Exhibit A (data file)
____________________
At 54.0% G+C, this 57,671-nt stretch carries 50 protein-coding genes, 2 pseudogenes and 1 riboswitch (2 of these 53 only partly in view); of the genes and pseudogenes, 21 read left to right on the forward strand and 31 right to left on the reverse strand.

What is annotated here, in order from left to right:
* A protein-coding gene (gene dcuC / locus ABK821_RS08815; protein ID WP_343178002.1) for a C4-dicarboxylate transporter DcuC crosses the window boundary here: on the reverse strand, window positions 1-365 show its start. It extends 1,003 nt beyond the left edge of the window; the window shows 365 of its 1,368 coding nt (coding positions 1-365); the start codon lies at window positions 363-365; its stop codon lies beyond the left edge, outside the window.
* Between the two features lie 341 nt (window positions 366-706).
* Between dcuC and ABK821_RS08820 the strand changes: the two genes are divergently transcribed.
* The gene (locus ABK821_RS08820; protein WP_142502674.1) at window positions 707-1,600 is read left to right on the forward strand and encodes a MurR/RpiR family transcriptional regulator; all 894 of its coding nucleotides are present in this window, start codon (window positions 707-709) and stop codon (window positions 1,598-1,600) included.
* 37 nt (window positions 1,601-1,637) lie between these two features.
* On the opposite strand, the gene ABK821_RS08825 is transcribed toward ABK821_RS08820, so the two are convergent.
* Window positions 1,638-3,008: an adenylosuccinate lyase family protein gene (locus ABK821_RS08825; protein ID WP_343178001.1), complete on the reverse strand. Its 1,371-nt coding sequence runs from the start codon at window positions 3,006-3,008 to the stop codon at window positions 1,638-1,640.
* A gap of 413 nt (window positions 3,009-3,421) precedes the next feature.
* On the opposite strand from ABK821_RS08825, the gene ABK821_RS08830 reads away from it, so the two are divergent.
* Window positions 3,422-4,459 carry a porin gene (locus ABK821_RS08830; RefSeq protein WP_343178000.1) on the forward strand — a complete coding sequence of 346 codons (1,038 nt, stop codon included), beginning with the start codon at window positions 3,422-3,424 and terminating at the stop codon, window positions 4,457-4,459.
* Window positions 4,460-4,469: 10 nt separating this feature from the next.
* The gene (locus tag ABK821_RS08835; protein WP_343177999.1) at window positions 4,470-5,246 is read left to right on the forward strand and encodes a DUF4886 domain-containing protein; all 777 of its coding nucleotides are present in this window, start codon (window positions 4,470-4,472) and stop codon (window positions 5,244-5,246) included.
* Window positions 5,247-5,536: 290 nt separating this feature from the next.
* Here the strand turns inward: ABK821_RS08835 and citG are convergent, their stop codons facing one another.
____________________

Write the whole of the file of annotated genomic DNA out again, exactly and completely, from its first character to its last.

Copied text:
At 54.0% G+C, this 57,671-nt stretch carries 50 protein-coding genes, 2 pseudogenes and 1 riboswitch (2 of these 53 only partly in view); of the genes and pseudogenes, 21 read left to right on the forward strand and 31 right to left on the reverse strand.

What is annotated here, in order from left to right:
* A protein-coding gene (gene dcuC / locus ABK821_RS08815; protein ID WP_343178002.1) for a C4-dicarboxylate transporter DcuC crosses the window boundary here: on the reverse strand, window positions 1-365 show its start. It extends 1,003 nt beyond the left edge of the window; the window shows 365 of its 1,368 coding nt (coding positions 1-365); the start codon lies at window positions 363-365; its stop codon lies beyond the left edge, outside the window.
* Between the two features lie 341 nt (window positions 366-706).
* Between dcuC and ABK821_RS08820 the strand changes: the two genes are divergently transcribed.
* The gene (locus ABK821_RS08820; protein WP_142502674.1) at window positions 707-1,600 is read left to right on the forward strand and encodes a MurR/RpiR family transcriptional regulator; all 894 of its coding nucleotides are present in this window, start codon (window positions 707-709) and stop codon (window positions 1,598-1,600) included.
* 37 nt (window positions 1,601-1,637) lie between these two features.
* On the opposite strand, the gene ABK821_RS08825 is transcribed toward ABK821_RS08820, so the two are convergent.
* Window positions 1,638-3,008: an adenylosuccinate lyase family protein gene (locus ABK821_RS08825; protein ID WP_343178001.1), complete on the reverse strand. Its 1,371-nt coding sequence runs from the start codon at window positions 3,006-3,008 to the stop codon at window positions 1,638-1,640.
* A gap of 413 nt (window positions 3,009-3,421) precedes the next feature.
* On the opposite strand from ABK821_RS08825, the gene ABK821_RS08830 reads away from it, so the two are divergent.
* Window positions 3,422-4,459 carry a porin gene (locus ABK821_RS08830; RefSeq protein WP_343178000.1) on the forward strand — a complete coding sequence of 346 codons (1,038 nt, stop codon included), beginning with the start codon at window positions 3,422-3,424 and terminating at the stop codon, window positions 4,457-4,459.
* Window positions 4,460-4,469: 10 nt separating this feature from the next.
* The gene (locus tag ABK821_RS08835; protein WP_343177999.1) at window positions 4,470-5,246 is read left to right on the forward strand and encodes a DUF4886 domain-containing protein; all 777 of its coding nucleotides are present in this window, start codon (window positions 4,470-4,472) and stop codon (window positions 5,244-5,246) included.
* Window positions 5,247-5,536: 290 nt separating this feature from the next.
* Here the strand turns inward: ABK821_RS08835 and citG are convergent, their stop codons facing one another.